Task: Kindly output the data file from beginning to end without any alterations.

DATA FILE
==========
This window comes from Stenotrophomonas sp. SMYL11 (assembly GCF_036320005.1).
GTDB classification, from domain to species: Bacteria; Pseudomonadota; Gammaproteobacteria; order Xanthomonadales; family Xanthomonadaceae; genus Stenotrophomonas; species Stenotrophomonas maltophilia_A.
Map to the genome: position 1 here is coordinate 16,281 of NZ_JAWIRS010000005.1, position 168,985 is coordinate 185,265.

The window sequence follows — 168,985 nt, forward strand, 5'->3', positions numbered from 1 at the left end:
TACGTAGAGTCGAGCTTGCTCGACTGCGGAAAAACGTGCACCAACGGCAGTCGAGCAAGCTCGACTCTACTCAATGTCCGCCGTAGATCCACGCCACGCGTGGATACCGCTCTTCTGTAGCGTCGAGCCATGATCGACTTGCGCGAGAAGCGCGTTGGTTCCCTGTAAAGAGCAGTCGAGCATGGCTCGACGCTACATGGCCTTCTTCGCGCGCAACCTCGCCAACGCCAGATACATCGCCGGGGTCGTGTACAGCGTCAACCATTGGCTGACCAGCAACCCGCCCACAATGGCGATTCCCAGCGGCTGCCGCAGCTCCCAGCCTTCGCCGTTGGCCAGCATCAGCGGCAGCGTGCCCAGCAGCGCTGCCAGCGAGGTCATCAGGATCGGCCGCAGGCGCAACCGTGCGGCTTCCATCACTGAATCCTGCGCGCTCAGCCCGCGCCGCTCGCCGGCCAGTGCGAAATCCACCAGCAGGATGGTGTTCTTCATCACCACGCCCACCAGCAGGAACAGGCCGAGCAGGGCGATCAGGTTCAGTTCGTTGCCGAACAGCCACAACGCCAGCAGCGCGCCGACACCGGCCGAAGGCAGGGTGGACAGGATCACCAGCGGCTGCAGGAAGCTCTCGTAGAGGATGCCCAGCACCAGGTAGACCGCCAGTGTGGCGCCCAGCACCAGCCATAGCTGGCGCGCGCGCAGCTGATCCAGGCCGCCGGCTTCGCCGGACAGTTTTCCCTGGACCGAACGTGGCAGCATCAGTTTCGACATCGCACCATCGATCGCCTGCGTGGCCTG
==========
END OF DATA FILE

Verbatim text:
This window comes from Stenotrophomonas sp. SMYL11 (assembly GCF_036320005.1).
GTDB classification, from domain to species: Bacteria; Pseudomonadota; Gammaproteobacteria; order Xanthomonadales; family Xanthomonadaceae; genus Stenotrophomonas; species Stenotrophomonas maltophilia_A.
Map to the genome: position 1 here is coordinate 16,281 of NZ_JAWIRS010000005.1, position 168,985 is coordinate 185,265.

The window sequence follows — 168,985 nt, forward strand, 5'->3', positions numbered from 1 at the left end:
TACGTAGAGTCGAGCTTGCTCGACTGCGGAAAAACGTGCACCAACGGCAGTCGAGCAAGCTCGACTCTACTCAATGTCCGCCGTAGATCCACGCCACGCGTGGATACCGCTCTTCTGTAGCGTCGAGCCATGATCGACTTGCGCGAGAAGCGCGTTGGTTCCCTGTAAAGAGCAGTCGAGCATGGCTCGACGCTACATGGCCTTCTTCGCGCGCAACCTCGCCAACGCCAGATACATCGCCGGGGTCGTGTACAGCGTCAACCATTGGCTGACCAGCAACCCGCCCACAATGGCGATTCCCAGCGGCTGCCGCAGCTCCCAGCCTTCGCCGTTGGCCAGCATCAGCGGCAGCGTGCCCAGCAGCGCTGCCAGCGAGGTCATCAGGATCGGCCGCAGGCGCAACCGTGCGGCTTCCATCACTGAATCCTGCGCGCTCAGCCCGCGCCGCTCGCCGGCCAGTGCGAAATCCACCAGCAGGATGGTGTTCTTCATCACCACGCCCACCAGCAGGAACAGGCCGAGCAGGGCGATCAGGTTCAGTTCGTTGCCGAACAGCCACAACGCCAGCAGCGCGCCGACACCGGCCGAAGGCAGGGTGGACAGGATCACCAGCGGCTGCAGGAAGCTCTCGTAGAGGATGCCCAGCACCAGGTAGACCGCCAGTGTGGCGCCCAGCACCAGCCATAGCTGGCGCGCGCGCAGCTGATCCAGGCCGCCGGCTTCGCCGGACAGTTTTCCCTGGACCGAACGTGGCAGCATCAGTTTCGACATCGCACCATCGATCGCCTGCGTGGCCTG